I use backstories to give life to the figures I create. Loosely based on my own human experiences, and bolstered by my imagination, I create scenarios, emotions and opinions for my subjects. Once I forge a connection to their stories, the creating part gets a lot easier. I've found that the stories I weave throughout my art don’t have to be realistic to be relatable. In fact, I love distorting my characters’ features—giant eyes and tiny mouths make frequent appearances. Still, I strive to make them feel "real enough" that viewers can recognize the humanity within them. Whether I’m painting an adoring chicken or sculpting a head growing out of a vase, my aim is for others to engage with and ultimately relate to the small human stories within them. My goal isn’t for them to say, “Oh, that’s pretty!” Instead, I want them to recognize some emotion and trigger empathy. “Oh, bless her heart!” or “Oh, she reminds me of my sister…I just love her!”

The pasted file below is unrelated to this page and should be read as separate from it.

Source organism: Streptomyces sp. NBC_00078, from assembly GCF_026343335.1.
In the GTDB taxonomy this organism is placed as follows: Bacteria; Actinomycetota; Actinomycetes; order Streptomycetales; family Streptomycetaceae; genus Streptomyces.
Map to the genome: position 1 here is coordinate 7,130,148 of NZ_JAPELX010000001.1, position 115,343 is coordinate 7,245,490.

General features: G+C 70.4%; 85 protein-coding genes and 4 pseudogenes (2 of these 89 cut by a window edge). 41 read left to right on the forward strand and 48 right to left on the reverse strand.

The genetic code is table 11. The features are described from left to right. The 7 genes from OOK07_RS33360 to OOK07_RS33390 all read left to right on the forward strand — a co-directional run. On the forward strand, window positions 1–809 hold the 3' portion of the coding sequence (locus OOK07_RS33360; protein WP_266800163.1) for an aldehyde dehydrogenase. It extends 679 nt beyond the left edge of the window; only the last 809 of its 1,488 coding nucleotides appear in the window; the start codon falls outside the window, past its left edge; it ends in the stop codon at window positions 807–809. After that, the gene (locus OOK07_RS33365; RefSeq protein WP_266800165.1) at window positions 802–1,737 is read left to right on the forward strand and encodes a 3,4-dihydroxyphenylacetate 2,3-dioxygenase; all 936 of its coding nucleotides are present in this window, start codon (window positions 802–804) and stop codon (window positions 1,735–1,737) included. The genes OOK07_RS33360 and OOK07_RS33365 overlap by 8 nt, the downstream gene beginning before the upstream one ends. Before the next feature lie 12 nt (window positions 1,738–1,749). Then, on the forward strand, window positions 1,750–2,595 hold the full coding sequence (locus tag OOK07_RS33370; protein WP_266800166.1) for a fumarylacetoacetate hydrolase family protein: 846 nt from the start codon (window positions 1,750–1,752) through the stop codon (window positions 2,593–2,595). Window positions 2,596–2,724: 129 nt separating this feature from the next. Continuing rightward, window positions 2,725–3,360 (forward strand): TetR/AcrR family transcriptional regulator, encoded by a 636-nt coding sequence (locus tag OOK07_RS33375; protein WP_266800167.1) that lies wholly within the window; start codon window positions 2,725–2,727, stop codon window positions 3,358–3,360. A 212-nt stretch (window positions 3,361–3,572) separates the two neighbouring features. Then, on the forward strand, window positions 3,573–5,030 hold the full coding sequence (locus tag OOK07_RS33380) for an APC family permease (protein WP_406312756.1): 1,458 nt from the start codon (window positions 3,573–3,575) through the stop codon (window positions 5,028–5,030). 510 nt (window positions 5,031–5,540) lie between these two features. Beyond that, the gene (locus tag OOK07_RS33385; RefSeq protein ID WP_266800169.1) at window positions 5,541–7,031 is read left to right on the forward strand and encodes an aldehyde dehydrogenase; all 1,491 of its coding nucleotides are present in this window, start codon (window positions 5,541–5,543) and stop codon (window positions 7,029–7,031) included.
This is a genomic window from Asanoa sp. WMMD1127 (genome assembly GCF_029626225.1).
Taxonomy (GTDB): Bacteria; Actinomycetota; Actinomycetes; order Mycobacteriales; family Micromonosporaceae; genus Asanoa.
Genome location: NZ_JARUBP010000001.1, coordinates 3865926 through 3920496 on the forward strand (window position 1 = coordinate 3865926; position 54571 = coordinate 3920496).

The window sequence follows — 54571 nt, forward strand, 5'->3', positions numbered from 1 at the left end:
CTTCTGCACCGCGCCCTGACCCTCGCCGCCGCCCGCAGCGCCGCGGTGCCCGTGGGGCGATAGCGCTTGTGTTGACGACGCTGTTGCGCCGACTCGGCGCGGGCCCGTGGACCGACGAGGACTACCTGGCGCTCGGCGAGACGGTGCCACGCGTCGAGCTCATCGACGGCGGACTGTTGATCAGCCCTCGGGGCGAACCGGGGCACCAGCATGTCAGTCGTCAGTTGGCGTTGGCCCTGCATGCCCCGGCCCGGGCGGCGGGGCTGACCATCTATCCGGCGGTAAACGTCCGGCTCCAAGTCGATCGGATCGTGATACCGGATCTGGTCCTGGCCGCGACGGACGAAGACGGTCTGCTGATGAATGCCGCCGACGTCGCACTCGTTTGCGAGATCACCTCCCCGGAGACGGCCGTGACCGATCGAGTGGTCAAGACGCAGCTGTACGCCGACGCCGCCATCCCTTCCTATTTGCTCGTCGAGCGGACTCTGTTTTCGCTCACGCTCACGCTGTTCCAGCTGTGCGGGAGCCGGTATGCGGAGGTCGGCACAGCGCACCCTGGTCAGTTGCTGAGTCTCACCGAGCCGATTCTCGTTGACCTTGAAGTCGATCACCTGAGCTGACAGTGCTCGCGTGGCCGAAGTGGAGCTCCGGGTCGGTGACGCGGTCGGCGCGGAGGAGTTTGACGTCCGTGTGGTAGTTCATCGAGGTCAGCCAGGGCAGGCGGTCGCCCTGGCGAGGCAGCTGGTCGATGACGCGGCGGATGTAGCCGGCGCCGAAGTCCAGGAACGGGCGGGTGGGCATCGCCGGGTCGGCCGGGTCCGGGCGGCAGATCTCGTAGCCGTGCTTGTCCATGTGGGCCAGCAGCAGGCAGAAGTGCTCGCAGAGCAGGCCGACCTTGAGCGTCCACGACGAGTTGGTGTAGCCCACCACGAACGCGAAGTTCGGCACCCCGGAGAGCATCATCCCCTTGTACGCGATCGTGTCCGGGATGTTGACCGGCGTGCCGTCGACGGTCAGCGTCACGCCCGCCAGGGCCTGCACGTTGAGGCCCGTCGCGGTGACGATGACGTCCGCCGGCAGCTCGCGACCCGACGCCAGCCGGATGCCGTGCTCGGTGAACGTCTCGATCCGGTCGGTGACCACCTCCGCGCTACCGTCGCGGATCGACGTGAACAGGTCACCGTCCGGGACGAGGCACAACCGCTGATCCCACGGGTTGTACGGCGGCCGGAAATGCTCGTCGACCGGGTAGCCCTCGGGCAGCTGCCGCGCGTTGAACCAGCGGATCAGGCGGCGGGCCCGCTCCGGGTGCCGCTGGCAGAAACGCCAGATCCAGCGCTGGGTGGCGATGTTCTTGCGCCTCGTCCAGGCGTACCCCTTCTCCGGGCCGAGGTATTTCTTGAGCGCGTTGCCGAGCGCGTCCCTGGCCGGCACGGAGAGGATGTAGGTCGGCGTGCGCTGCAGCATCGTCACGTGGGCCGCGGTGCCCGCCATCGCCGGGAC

Becoming an artist was a process of writing myself back into my own story. After a career in healthcare and education, I found that being an artist allowed me to appreciate my own unique perspective and to focus on the emotional complexity of humans, which has always fascinated me. With just a glimpse below the surface, we see the intricacy—our minds and hearts taking turns steering the ship, our stories, real and imagined, overlapping and intermingling. Whether bittersweet, silly, or seriously odd - I love exploring the human narrative.
One of the best things about painting and sculpting figures is that I’ll never run out of material. With humans, there’s always a backstory.